Saturday, 6 August 2011

Water skaters

Larval Water Strider, Usa River, Aug 2011 They can move like lightening!
Here's a little guy that doesn't get much attention. Just about every pond or stream has them, but have you ever looked closely at what they're doing? These ones were on a stream and just keeping themselves in the sunniest spot, each time a little leaf or twig floated down steam (often provided by my daughter!) they'd wizz off like lightening to check if it was some small invertebrate to eat. On ponds they're not easily fooled - their feet pick up all the vibrations on the surface of the water from struggling insects and immediately know the difference between a still leave and a moving item of prey, but that's obviously not so easy on a flowing stream.

Water Strider, Usa River, Aug 2011

So, let's try the three things I ask about when interpreting wildlife - what is is? That's easy to a certain level, it's a pond/water skater of some description. These insects (check the body structure and 6 legs - the front two are short and used to capture prey, the others are long and used to propel the animal across the surface of the water) are actually true bugs - order Hemiptera. Now, I think these one are probably family Gerridae (maybe even genus Gerris), the typical pond skater (though they usually have a long thin body), and not family Veliidae, but I'm not sure - unless you're an expert the only certain way to ID them seems to involve dissection of the genitalia. Nice (what is it with entomologists and dissecting genitalia?). Still, pond skater or water strider is probably enough for most people anyway, and knowing it's a true bug might be a little bit interesting too. Look at the picture below, however, and you'll see something more - there are no wings, yet true bugs (usually) have wings? In fact, this tells us we're looking at one of the larval forms - just as juvenile grasshoppers don't have functional wings, nor do juvenile Gerrids, which suggests we know something about the age of these little guys too. But even more interestingly, this is a group where in some species developing animals in low population densities never develop wings, but when growing up in higher density populations, the adults do grow wings - a phenomenon known as phenotypic plasticity, when the same genes under different envorinmental conditions (high or low population density) result in different body plans.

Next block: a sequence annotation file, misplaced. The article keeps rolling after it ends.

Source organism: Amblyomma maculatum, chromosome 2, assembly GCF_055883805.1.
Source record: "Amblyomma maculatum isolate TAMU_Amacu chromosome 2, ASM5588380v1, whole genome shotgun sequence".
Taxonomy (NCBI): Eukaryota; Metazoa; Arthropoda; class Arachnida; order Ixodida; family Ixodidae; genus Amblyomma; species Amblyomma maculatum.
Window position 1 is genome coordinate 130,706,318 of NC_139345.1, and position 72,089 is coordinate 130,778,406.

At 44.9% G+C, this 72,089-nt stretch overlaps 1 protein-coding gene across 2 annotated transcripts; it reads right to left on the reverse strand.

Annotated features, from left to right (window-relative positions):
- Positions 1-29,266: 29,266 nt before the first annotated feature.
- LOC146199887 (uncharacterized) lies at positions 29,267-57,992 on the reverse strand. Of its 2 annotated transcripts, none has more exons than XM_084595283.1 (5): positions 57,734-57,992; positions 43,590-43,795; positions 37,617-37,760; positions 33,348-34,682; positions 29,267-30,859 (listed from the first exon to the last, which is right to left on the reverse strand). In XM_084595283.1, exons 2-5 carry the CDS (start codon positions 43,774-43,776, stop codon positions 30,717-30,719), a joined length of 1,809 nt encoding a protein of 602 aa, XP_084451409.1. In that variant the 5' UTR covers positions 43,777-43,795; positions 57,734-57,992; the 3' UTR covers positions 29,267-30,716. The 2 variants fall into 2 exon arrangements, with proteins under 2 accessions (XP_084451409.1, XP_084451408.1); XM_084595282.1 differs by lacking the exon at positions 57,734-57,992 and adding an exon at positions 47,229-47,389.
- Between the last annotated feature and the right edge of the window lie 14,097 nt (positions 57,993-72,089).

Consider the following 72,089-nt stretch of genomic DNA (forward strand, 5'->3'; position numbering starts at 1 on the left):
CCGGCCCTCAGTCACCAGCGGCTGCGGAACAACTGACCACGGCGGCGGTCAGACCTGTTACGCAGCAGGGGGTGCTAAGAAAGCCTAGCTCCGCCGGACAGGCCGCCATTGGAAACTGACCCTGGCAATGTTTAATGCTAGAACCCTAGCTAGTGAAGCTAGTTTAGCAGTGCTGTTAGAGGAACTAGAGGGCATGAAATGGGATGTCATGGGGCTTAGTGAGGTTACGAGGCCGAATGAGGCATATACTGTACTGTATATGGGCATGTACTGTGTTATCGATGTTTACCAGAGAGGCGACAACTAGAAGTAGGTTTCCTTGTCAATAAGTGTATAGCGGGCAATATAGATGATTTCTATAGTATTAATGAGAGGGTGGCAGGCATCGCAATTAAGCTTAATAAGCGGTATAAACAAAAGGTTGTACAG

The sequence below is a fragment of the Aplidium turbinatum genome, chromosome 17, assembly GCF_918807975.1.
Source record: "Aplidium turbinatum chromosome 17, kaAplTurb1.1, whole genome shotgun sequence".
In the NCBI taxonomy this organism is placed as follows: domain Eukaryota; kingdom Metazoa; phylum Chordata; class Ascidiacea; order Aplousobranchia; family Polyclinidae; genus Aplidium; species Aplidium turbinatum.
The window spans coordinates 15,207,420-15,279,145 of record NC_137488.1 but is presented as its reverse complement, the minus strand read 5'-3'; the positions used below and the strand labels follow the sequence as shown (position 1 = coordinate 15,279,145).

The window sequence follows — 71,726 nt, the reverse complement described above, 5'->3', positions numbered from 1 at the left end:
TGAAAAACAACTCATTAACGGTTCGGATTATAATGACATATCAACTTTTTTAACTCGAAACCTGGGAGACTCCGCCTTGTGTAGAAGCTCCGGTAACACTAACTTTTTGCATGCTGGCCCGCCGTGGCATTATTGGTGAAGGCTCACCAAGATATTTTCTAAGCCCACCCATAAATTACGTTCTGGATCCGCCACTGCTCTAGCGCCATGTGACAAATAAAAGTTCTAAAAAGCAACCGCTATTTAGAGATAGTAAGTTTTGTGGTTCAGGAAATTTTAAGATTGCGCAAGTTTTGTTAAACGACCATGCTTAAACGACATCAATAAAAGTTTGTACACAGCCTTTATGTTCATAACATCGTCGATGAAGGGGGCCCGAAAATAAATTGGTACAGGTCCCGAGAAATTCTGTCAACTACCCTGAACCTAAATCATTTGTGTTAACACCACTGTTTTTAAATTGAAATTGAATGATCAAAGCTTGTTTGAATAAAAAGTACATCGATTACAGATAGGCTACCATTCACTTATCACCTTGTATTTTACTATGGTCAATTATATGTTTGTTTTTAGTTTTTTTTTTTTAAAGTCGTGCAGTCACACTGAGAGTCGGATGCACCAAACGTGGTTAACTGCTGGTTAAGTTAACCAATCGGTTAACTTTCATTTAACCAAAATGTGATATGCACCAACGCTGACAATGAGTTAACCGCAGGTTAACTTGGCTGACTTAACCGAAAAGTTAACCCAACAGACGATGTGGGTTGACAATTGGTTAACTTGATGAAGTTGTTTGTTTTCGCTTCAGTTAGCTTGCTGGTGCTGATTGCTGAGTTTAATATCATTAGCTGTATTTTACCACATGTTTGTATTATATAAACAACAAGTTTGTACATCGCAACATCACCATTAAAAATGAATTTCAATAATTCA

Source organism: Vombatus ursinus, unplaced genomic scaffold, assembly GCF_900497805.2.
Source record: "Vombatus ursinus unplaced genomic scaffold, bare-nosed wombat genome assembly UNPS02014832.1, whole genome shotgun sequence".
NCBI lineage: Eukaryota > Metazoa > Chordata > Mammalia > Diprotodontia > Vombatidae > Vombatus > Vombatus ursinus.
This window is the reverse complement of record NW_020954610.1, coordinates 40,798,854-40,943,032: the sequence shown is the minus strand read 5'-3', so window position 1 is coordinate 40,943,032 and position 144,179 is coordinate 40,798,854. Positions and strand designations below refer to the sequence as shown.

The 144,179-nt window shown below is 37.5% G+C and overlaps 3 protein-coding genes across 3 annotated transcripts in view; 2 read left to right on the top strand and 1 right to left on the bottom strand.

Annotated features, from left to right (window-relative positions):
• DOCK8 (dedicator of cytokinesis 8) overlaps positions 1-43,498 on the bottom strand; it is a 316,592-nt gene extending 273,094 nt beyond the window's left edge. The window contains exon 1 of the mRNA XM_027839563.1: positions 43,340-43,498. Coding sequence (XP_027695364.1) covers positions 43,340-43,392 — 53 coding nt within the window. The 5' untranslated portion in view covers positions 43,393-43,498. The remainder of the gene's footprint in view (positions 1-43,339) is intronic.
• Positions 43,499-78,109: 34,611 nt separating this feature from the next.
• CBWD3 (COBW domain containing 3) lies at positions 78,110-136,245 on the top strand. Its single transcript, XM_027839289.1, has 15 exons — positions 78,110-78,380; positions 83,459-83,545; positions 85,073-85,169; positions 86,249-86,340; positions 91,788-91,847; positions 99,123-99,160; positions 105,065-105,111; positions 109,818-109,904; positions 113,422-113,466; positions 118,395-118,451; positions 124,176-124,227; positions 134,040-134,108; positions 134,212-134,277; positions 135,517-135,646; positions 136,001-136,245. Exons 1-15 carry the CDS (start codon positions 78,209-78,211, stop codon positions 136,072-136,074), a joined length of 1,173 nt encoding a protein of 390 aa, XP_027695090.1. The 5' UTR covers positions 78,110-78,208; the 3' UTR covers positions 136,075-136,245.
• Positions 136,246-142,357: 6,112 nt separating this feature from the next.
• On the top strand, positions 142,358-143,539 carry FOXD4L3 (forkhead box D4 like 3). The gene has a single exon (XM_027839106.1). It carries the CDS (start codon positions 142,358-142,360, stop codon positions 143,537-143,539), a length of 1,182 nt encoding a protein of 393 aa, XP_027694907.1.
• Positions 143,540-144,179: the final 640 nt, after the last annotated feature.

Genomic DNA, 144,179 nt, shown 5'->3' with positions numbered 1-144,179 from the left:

Larval water strider, Usa River, Aug 2011

What's it doing? Well, obviously, it's looking for food, but rater remarkably it's doing that by walking on water! How? Well, you probably remember being told that water has a high surface tension - water-molecules rather like to cling to one another. If you're small, that means that it's as though the water has a skin, and by having very long legs that spread it's weight out neatly over the water,  the bug can exploit that skin to stand on the surface aided by one further adaptation - tiny hairs on the legs that are hydrophobic - that repel water. These three things allow the critters to take up their life on the water surface.

And what impact does it have on the ecology of the world it lives in? Well, here I'm not to sure, whilst there's quite a lot fo research into the group, not much has focussed on it's ecology or role inthe ecosystem. Certainly they get eaten by lots of things and eat lots of others (they're also very successful as a group, with over 1700 species), but no-one seems to have speculated aout how the world - or even the pond - would be different without these creatures. There's a project for someone...

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